IMPACTS OF RAVEN ABUNDANCE ON GREATER SAGE-GROUSE NESTING SUCCESS IN SOUTHERN WYOMING
Greater sage-grouse (Centrocercus urophasianus) distribution and abundance in western North America has declined over the last century. These declines recently led the U.S. Fish and Wildlife Service to conclude that sage-grouse are warranted for protection under the Endangered Species Act of 1973, but because threats were moderate in magnitude and did not occur across their range at an equal intensity, the listing was precluded in favor of other species under severe threat of extinction. Many factors have been attributed to this decline including: predation, habitat loss, and habitat fragmentation. Common raven (Corvus corax) predation of sage-grouse nests may be one of the most influential factors limiting sage-grouse productivity in some areas.
We have studied sage-grouse habitat selection, nest success, and hen survival in relation to avian predators (American kestrels, black-billed magpies, Buteo hawks, common ravens, golden eagles, and northern harriers). Research was conducted at 12 study sites around sage-grouse leks within two broad study areas in Wyoming: 1) Lincoln, Sweetwater, and Uinta counties, and 2) the Atlantic Rim Project Area south of Rawlins in Carbon County. Utah State University monitored 48, 80, 115, 115, and 69 sage-grouse hens in Lincoln, Sweetwater, and Uinta County study areas during 2008-2012 respectively. In the Atlantic Rim Project Area and in northeast Sweetwater County, the Bureau of Land Management and the University of Wyoming monitored approximately 120 sage-grouse hens in 2008 and 2009, and Utah State University monitored approximately 60, 65, and 29 sage-grouse hens in 2010, 2011, and 2012, respectively. These sage-grouse hens were fitted with 17.5 g or 22 g necklace radio collars with mortality sensors. Sample sizes were smaller in 2012, because we did not capture any new sage-grouse hens in 2012; thus, we were only monitoring sage-grouse hens from previous years that had functioning radio-collars and were still alive.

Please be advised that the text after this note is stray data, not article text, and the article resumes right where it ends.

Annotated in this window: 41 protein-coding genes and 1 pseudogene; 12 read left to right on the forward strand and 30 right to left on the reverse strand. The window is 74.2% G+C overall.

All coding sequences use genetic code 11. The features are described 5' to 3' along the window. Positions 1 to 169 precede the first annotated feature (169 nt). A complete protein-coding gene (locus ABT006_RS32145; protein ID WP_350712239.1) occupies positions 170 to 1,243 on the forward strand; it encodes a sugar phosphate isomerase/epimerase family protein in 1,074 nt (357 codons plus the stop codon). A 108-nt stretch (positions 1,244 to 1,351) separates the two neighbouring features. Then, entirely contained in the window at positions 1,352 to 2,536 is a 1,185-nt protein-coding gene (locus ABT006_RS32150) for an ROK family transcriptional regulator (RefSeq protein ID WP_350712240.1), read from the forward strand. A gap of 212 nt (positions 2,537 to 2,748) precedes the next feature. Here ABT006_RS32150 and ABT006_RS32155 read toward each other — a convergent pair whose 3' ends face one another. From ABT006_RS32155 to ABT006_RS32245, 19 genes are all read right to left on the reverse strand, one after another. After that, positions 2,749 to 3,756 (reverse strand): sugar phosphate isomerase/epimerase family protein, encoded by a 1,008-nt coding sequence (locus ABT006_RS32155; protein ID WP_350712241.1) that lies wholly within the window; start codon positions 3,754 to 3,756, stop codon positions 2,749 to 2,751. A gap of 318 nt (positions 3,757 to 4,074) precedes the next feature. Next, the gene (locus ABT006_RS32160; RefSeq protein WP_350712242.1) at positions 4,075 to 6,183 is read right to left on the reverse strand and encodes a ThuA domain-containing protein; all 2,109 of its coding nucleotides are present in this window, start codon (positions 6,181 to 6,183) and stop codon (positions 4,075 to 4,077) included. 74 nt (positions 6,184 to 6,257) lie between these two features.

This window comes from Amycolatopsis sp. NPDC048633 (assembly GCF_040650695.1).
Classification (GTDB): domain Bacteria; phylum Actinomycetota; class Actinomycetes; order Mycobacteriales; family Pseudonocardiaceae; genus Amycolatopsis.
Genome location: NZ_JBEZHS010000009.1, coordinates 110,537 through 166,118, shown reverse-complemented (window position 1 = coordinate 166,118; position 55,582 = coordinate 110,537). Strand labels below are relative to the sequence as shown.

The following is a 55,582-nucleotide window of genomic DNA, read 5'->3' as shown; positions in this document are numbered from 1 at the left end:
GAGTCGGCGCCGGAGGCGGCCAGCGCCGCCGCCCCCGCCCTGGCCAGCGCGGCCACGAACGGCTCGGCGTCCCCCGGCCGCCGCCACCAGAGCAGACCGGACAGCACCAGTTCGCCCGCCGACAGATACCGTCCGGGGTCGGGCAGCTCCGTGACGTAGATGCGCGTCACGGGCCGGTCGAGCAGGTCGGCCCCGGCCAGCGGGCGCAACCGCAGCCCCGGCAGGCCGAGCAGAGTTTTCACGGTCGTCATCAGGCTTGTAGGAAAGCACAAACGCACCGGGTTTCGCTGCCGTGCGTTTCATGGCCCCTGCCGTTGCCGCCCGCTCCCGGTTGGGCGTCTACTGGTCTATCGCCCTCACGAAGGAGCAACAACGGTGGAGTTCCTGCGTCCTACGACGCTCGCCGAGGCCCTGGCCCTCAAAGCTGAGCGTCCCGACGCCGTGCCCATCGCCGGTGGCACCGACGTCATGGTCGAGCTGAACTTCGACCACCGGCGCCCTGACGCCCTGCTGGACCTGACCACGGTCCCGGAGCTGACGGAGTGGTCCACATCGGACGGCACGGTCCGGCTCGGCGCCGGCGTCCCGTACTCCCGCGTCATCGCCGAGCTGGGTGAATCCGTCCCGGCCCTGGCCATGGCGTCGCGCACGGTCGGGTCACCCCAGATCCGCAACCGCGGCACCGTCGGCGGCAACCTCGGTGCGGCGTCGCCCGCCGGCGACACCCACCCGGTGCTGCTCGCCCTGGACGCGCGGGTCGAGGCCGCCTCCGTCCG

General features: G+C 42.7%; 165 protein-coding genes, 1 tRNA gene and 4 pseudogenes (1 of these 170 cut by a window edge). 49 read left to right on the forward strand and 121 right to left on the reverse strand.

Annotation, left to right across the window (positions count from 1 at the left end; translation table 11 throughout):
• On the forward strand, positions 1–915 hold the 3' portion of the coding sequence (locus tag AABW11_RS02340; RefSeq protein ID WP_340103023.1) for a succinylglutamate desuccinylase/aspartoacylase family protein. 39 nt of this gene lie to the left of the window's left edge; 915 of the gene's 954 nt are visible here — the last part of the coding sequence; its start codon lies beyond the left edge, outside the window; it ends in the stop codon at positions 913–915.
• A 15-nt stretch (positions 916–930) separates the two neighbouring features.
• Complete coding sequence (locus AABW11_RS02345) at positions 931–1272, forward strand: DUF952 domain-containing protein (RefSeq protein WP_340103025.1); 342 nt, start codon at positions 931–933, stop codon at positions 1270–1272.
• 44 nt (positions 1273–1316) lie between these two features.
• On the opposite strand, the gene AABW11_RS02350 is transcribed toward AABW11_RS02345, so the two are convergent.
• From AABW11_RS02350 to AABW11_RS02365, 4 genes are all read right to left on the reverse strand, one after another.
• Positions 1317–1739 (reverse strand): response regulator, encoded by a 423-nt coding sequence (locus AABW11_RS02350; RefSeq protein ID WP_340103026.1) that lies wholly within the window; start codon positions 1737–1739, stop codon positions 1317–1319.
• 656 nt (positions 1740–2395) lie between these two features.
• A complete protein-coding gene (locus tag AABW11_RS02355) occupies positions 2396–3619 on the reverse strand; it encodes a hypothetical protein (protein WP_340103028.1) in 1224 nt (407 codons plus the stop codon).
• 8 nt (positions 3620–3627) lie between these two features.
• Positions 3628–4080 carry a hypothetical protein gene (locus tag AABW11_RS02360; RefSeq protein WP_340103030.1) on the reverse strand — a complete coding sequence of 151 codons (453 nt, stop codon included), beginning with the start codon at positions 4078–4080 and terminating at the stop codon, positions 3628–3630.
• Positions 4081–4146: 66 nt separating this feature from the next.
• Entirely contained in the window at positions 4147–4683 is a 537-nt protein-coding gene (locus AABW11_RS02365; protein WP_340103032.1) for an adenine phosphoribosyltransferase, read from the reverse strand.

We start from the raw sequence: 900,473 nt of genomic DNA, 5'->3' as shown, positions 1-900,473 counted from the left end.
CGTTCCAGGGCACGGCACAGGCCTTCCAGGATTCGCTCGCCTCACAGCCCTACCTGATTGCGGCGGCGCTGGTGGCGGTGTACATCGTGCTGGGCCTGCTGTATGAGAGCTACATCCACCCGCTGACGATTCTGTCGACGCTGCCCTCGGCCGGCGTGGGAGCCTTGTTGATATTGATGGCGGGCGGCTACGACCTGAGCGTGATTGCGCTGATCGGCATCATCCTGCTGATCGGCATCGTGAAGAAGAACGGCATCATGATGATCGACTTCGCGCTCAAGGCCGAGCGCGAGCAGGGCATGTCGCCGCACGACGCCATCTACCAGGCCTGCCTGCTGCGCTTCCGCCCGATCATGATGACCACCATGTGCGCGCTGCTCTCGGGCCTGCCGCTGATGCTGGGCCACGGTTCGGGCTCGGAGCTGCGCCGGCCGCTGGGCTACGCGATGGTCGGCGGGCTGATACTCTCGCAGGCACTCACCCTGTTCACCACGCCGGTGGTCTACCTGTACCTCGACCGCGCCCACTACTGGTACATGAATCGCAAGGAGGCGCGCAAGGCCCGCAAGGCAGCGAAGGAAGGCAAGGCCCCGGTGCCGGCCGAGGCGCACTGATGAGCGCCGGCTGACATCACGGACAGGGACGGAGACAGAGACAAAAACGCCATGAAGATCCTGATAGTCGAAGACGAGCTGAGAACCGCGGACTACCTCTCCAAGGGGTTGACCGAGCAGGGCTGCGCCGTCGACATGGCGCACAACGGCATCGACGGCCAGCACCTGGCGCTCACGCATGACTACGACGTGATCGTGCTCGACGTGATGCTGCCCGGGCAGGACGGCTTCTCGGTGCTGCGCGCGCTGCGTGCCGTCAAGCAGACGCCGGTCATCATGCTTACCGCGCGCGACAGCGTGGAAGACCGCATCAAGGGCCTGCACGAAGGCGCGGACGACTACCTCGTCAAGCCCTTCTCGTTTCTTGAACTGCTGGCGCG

Raven abundance was monitored by establishing point-count locations near sage-grouse nests and broods (100-200 m away from nests) and at random locations to assess raven and other avian predator abundance. Point-counts were surveyed during daylight hours weekly during sage-grouse breeding season. Table 1 details the number of nests and random locations monitored for avian predators. United States Department of Agriculture, Animal and Plant Health Inspection Service, and Wildlife Services removed ravens from some locations within these study areas yearly.
We are currently completing analyzes of sage-grouse habitat selection, nesting success, brood success, and survival related to avian predators, anthropogenic features (proximity to oil and gas structures, power lines, and roads), landscape features (proximity to forested and riparian habitat and topographic ruggedness), and local vegetation parameters (10m2 sagebrush, grass, litter, bare ground, and forb cover; and average sagebrush and grass heights at 10m2). These analyses will constitute five stand-alone research chapters in Jonathan Dinkins’s dissertation and will be submitted to peer-reviewed scientific journals (1 chapter is in press, 1 chapter is in review, and the remaining 3 are in preparation for submission).
Table 1. Approximate number of sage-grouse monitored, nests found, and random locations. All sage-grouse nests and random locations had 3-8 avian point-counts conducted per breeding season.